Many schools in rural communities lack sexual education resources to support the health and well-being of adolescents. This program will engage and center rural youth in the creation of a virtual adolescent sexual health training course for school staff while simultaneously empowering young people to act as advocates among their peers. 
    Principal Investigator: Elizabeth Dickson, PhD, RN, University of New Mexico
  • Promoting Positive Parenting Skills in Unhoused Women 
    Parenting is challenging for unhoused women, particularly those who also experience interpersonal violence. This nurse-designed intervention combines trauma-informed counseling with guidance in play and learning strategies to improve the parenting skills of mothers and the wellbeing of their children. 
    Principal Investigator: Doncy Eapen, PHD, MSN, APRN, FNP-BC, University of Texas Health Science Center at Houston
  • Centering Voices of Sexual Assault Survivors to Reduce Secondary Victimization
    Survivors of sexual assault, particularly Indigenous and Black women, are often retraumatized when seeking healthcare. This study aims to better understand the experience of secondary victimization as a means of designing more effective care for Indigenous and Black women who have been sexually assaulted.
    Principal Investigator: Ashley Ruiz, PhD, RN, Arizona State University

  • Deploying Peer Navigators for People with Developmental Disabilities
    People with developmental disabilities have difficulty communicating their healthcare needs, while clinicians lack training for how to treat this population. This bold intervention, which trains peer patient navigators to assist other neurodiverse patients navigate the health system, holds promise to ensure that differently-abled groups receive the care and attention they deserve.
    Principal Investigator: Daniel Wilkenfeld, PhD, University of Pittsburgh

  • Using Telehealth to Improve Access to PrEP for Women Sex Workers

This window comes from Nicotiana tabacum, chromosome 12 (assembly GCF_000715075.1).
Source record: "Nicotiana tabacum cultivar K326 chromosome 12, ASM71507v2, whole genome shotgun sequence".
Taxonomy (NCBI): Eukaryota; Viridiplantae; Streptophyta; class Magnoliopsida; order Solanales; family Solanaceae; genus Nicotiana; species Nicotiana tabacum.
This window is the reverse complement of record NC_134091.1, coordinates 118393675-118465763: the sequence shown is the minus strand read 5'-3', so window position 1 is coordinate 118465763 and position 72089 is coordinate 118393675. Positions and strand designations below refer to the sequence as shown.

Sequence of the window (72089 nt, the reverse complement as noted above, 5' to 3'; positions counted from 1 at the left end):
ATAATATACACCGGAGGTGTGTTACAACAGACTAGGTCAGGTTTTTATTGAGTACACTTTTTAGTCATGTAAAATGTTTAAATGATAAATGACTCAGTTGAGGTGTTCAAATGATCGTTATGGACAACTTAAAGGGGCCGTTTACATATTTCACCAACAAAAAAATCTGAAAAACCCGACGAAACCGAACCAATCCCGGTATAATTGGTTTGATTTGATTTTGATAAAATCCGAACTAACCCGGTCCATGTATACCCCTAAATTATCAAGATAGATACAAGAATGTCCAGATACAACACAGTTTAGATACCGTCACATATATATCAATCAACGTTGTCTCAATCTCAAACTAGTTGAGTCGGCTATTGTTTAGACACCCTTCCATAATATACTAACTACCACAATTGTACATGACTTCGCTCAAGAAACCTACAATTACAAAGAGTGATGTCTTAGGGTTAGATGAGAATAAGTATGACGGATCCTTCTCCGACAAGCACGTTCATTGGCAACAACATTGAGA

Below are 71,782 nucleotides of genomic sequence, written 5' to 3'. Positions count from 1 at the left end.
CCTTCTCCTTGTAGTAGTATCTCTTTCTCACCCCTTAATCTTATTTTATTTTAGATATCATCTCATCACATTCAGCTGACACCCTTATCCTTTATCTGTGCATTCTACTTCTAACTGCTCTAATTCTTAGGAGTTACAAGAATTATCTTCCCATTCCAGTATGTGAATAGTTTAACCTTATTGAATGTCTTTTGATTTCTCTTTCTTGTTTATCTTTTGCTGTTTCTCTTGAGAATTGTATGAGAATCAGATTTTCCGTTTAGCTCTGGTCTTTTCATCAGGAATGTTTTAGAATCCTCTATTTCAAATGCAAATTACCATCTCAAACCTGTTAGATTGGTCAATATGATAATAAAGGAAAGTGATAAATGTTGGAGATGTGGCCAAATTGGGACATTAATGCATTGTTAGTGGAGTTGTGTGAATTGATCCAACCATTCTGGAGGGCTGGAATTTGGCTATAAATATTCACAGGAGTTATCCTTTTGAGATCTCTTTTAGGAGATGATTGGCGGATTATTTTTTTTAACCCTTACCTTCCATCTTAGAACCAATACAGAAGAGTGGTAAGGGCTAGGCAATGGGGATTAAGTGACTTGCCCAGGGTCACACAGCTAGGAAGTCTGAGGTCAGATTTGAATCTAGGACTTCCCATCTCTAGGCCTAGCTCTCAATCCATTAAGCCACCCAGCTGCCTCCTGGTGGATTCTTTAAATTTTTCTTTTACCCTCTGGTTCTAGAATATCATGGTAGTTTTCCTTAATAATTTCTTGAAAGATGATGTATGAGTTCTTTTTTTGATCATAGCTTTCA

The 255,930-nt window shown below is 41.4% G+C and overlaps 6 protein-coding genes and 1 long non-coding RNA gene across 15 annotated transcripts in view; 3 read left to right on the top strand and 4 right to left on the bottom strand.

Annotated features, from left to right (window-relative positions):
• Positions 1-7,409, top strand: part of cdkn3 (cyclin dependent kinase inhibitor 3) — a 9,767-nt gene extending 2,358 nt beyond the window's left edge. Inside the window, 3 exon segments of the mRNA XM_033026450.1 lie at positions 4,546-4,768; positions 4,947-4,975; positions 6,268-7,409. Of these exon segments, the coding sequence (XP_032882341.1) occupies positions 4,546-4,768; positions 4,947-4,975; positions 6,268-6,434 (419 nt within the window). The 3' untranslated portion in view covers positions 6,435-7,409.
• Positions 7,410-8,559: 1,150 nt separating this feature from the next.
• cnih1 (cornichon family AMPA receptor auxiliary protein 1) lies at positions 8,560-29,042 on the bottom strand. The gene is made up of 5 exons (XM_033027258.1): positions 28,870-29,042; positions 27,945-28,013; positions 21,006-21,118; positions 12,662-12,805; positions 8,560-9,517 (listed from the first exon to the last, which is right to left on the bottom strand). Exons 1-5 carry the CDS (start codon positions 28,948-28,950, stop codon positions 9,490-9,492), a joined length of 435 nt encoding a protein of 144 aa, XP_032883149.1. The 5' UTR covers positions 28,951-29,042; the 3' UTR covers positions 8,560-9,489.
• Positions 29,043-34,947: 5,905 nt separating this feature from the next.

PrEP utilization is alarmingly low among women sex workers, who are at especially high risk for HIV infection. Designed by a multidisciplinary team, this intervention will use a community-based telehealth system to improve sex worker access to this highly effective daily medication that reduces HIV infection.
    Principal Investigator: Jessica Zemlak, PhD, MSN, RN, FNP-BC, PMHNP-BC, Marquette University

  • Delivering Peer-to-Peer Trauma Support for Black Women Experiencing Homelessness
    Black women experiencing homelessness are disproportionately impacted by traumatic stress, yet few trauma-focused programs are tailored for this population. This intervention, which leverages a peer-led model that centers the shared lived experiences of unhoused Black women, provides trustworthy guidance towards improved mental health and housing outcomes. 
    Principal Investigator: Kirsten Dickins Aryee, PhD, AM, APRN, FNP-C, Rush University

About The Rita and Alex Hillman Foundation
The Rita and Alex Hillman Foundation advances bold, nursing-driven innovations that promote equitable, person-centered, and trustworthy care. It is committed to improving the health and healthcare of all people, especially populations who experience inequity, discrimination, oppression, and indifference. Its goal is to help ignite and develop game-changing interventions and to cultivate a vibrant ecosystem of nurse innovators, grantees, and partners dedicated to building a healthier, more equitable future for all. For more information, please visit www.rahf.org.

Media Contact
Takouhi Mosoian, The Rita and Alex Hillman Foundation (press@rahf.org)